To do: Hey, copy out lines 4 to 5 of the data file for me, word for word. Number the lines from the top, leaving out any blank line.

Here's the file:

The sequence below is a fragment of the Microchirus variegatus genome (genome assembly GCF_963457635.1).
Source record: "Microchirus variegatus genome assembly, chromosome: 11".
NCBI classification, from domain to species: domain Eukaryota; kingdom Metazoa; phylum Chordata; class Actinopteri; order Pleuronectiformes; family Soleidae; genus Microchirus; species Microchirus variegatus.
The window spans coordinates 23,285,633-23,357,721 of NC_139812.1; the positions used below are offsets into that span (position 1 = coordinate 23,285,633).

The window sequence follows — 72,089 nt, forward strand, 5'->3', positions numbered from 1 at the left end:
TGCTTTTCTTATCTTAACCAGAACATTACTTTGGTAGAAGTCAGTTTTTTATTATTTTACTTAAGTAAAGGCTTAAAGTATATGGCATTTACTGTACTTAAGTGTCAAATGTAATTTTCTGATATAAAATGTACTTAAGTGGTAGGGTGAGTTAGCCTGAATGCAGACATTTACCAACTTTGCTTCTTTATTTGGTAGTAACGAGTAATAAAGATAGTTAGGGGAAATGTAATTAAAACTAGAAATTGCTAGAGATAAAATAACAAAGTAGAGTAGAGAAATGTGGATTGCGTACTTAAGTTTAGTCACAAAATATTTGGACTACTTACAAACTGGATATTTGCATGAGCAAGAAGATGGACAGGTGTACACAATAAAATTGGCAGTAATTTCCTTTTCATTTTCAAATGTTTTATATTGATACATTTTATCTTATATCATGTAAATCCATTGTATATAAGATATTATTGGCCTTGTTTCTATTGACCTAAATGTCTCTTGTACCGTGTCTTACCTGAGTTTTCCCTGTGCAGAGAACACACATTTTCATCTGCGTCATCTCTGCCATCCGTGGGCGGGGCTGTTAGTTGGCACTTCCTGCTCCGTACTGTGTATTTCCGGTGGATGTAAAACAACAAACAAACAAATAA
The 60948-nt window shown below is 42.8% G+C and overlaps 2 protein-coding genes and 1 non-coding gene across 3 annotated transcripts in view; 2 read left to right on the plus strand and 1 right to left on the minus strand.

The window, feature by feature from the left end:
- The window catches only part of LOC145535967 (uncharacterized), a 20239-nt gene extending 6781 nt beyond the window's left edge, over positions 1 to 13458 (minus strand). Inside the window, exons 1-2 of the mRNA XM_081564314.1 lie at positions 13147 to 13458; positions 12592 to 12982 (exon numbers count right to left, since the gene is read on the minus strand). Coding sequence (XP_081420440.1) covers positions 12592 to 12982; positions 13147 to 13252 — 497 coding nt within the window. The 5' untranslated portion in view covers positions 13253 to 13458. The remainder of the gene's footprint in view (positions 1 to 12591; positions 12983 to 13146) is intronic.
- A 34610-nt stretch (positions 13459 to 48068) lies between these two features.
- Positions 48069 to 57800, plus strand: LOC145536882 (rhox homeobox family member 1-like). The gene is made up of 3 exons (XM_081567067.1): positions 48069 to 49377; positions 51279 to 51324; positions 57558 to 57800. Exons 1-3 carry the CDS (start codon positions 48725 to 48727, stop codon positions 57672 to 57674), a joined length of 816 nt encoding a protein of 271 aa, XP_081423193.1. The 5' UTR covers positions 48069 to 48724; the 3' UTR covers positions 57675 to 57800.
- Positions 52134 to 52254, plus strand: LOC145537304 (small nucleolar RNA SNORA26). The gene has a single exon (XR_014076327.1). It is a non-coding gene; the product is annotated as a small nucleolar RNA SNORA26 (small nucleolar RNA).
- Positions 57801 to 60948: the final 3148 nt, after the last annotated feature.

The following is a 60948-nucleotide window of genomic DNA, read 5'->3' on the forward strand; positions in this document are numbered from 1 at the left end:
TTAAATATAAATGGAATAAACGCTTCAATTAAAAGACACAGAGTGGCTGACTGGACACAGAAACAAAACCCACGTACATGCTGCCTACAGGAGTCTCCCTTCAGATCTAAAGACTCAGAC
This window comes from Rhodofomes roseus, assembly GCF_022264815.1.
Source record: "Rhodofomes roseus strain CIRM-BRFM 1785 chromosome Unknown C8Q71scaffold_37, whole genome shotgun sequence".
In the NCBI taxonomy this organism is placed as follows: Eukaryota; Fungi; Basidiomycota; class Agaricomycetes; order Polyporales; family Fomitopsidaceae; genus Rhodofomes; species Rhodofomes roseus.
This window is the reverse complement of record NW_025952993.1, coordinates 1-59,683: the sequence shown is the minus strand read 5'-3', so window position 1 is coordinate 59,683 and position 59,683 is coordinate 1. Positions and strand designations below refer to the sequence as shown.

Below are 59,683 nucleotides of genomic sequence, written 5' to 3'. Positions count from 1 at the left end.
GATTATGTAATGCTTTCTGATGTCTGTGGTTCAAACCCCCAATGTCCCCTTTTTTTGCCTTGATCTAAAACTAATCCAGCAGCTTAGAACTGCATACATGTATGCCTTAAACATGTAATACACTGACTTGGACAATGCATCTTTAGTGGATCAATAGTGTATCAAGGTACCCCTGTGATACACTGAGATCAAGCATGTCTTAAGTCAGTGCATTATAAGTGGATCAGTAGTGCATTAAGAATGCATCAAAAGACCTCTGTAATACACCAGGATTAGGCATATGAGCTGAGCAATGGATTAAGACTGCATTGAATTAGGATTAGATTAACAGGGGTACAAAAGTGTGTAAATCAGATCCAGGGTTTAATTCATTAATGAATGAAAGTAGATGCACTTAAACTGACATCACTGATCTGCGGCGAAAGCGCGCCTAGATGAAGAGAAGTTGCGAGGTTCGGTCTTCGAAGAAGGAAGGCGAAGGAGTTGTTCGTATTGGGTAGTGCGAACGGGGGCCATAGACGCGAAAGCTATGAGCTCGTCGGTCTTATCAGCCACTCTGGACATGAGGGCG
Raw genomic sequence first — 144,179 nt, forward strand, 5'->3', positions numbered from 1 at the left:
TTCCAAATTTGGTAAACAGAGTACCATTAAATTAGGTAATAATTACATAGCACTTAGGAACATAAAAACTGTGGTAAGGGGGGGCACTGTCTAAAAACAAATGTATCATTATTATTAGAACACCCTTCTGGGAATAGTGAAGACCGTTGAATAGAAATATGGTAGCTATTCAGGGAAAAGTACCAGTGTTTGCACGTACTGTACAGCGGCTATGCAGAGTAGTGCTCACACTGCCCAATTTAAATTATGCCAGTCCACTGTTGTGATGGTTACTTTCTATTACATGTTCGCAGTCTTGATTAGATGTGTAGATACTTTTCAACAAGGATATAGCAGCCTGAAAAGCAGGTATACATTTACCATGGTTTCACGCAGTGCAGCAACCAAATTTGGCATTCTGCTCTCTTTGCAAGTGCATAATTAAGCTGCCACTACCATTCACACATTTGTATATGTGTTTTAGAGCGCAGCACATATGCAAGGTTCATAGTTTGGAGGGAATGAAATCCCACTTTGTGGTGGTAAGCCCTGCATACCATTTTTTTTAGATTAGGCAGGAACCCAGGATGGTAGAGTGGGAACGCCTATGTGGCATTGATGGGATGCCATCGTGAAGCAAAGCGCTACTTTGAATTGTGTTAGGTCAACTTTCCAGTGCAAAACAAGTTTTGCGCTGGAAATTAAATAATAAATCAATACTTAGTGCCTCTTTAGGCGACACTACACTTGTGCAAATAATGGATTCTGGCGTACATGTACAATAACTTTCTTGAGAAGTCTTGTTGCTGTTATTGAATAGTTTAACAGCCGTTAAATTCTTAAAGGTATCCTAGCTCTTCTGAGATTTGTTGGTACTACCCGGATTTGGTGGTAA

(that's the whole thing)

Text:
The window spans coordinates 23,285,633-23,357,721 of NC_139812.1; the positions used below are offsets into that span (position 1 = coordinate 23,285,633).

The window sequence follows — 72,089 nt, forward strand, 5'->3', positions numbered from 1 at the left end: